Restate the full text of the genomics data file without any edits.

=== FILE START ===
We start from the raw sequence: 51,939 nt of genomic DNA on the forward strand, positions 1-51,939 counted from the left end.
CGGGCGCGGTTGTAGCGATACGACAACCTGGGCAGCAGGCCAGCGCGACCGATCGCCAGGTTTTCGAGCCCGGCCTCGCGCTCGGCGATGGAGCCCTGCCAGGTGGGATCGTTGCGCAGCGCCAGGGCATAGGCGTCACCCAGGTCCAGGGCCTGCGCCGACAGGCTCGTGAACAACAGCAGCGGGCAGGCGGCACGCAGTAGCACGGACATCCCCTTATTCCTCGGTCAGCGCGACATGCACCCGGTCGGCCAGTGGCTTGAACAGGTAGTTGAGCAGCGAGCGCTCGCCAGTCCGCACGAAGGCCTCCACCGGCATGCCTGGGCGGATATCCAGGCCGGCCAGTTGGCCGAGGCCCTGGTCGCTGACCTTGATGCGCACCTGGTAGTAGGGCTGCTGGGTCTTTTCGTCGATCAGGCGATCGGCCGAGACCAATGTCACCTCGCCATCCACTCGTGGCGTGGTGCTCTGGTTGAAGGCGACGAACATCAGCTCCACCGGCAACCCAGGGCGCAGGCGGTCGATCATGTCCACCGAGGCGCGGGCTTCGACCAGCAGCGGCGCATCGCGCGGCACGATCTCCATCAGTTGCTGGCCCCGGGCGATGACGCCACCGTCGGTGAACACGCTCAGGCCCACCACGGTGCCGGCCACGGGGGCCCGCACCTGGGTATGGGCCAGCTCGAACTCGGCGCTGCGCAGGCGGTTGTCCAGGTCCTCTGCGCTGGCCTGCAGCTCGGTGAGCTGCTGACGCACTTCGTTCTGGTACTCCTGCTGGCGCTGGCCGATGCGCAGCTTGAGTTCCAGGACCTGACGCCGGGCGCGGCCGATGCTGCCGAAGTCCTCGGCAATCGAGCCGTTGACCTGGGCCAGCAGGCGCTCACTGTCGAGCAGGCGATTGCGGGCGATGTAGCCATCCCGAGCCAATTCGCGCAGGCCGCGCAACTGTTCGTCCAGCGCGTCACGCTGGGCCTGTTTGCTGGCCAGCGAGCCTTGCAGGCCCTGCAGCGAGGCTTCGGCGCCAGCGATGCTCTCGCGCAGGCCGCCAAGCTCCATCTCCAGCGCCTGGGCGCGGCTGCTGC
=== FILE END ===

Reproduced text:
We start from the raw sequence: 51,939 nt of genomic DNA on the forward strand, positions 1-51,939 counted from the left end.
CGGGCGCGGTTGTAGCGATACGACAACCTGGGCAGCAGGCCAGCGCGACCGATCGCCAGGTTTTCGAGCCCGGCCTCGCGCTCGGCGATGGAGCCCTGCCAGGTGGGATCGTTGCGCAGCGCCAGGGCATAGGCGTCACCCAGGTCCAGGGCCTGCGCCGACAGGCTCGTGAACAACAGCAGCGGGCAGGCGGCACGCAGTAGCACGGACATCCCCTTATTCCTCGGTCAGCGCGACATGCACCCGGTCGGCCAGTGGCTTGAACAGGTAGTTGAGCAGCGAGCGCTCGCCAGTCCGCACGAAGGCCTCCACCGGCATGCCTGGGCGGATATCCAGGCCGGCCAGTTGGCCGAGGCCCTGGTCGCTGACCTTGATGCGCACCTGGTAGTAGGGCTGCTGGGTCTTTTCGTCGATCAGGCGATCGGCCGAGACCAATGTCACCTCGCCATCCACTCGTGGCGTGGTGCTCTGGTTGAAGGCGACGAACATCAGCTCCACCGGCAACCCAGGGCGCAGGCGGTCGATCATGTCCACCGAGGCGCGGGCTTCGACCAGCAGCGGCGCATCGCGCGGCACGATCTCCATCAGTTGCTGGCCCCGGGCGATGACGCCACCGTCGGTGAACACGCTCAGGCCCACCACGGTGCCGGCCACGGGGGCCCGCACCTGGGTATGGGCCAGCTCGAACTCGGCGCTGCGCAGGCGGTTGTCCAGGTCCTCTGCGCTGGCCTGCAGCTCGGTGAGCTGCTGACGCACTTCGTTCTGGTACTCCTGCTGGCGCTGGCCGATGCGCAGCTTGAGTTCCAGGACCTGACGCCGGGCGCGGCCGATGCTGCCGAAGTCCTCGGCAATCGAGCCGTTGACCTGGGCCAGCAGGCGCTCACTGTCGAGCAGGCGATTGCGGGCGATGTAGCCATCCCGAGCCAATTCGCGCAGGCCGCGCAACTGTTCGTCCAGCGCGTCACGCTGGGCCTGTTTGCTGGCCAGCGAGCCTTGCAGGCCCTGCAGCGAGGCTTCGGCGCCAGCGATGCTCTCGCGCAGGCCGCCAAGCTCCATCTCCAGCGCCTGGGCGCGGCTGCTGC